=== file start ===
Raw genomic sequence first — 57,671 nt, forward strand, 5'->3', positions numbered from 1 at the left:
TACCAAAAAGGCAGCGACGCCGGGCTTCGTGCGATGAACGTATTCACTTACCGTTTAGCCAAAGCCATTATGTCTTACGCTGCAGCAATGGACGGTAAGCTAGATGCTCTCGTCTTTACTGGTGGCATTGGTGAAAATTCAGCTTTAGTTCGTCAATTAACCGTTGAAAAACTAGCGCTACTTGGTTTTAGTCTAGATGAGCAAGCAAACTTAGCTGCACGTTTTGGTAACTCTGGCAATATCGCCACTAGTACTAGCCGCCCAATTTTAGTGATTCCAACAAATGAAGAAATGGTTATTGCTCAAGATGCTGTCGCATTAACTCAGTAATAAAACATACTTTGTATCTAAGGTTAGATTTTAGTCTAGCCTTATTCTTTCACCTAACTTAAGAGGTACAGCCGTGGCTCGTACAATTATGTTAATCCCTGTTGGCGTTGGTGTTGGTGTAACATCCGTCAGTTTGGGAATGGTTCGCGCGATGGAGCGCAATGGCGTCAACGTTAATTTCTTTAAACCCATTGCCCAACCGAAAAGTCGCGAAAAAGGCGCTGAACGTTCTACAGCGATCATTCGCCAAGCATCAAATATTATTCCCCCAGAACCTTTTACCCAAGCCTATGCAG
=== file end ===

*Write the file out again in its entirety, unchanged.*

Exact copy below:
Raw genomic sequence first — 57,671 nt, forward strand, 5'->3', positions numbered from 1 at the left:
TACCAAAAAGGCAGCGACGCCGGGCTTCGTGCGATGAACGTATTCACTTACCGTTTAGCCAAAGCCATTATGTCTTACGCTGCAGCAATGGACGGTAAGCTAGATGCTCTCGTCTTTACTGGTGGCATTGGTGAAAATTCAGCTTTAGTTCGTCAATTAACCGTTGAAAAACTAGCGCTACTTGGTTTTAGTCTAGATGAGCAAGCAAACTTAGCTGCACGTTTTGGTAACTCTGGCAATATCGCCACTAGTACTAGCCGCCCAATTTTAGTGATTCCAACAAATGAAGAAATGGTTATTGCTCAAGATGCTGTCGCATTAACTCAGTAATAAAACATACTTTGTATCTAAGGTTAGATTTTAGTCTAGCCTTATTCTTTCACCTAACTTAAGAGGTACAGCCGTGGCTCGTACAATTATGTTAATCCCTGTTGGCGTTGGTGTTGGTGTAACATCCGTCAGTTTGGGAATGGTTCGCGCGATGGAGCGCAATGGCGTCAACGTTAATTTCTTTAAACCCATTGCCCAACCGAAAAGTCGCGAAAAAGGCGCTGAACGTTCTACAGCGATCATTCGCCAAGCATCAAATATTATTCCCCCAGAACCTTTTACCCAAGCCTATGCAG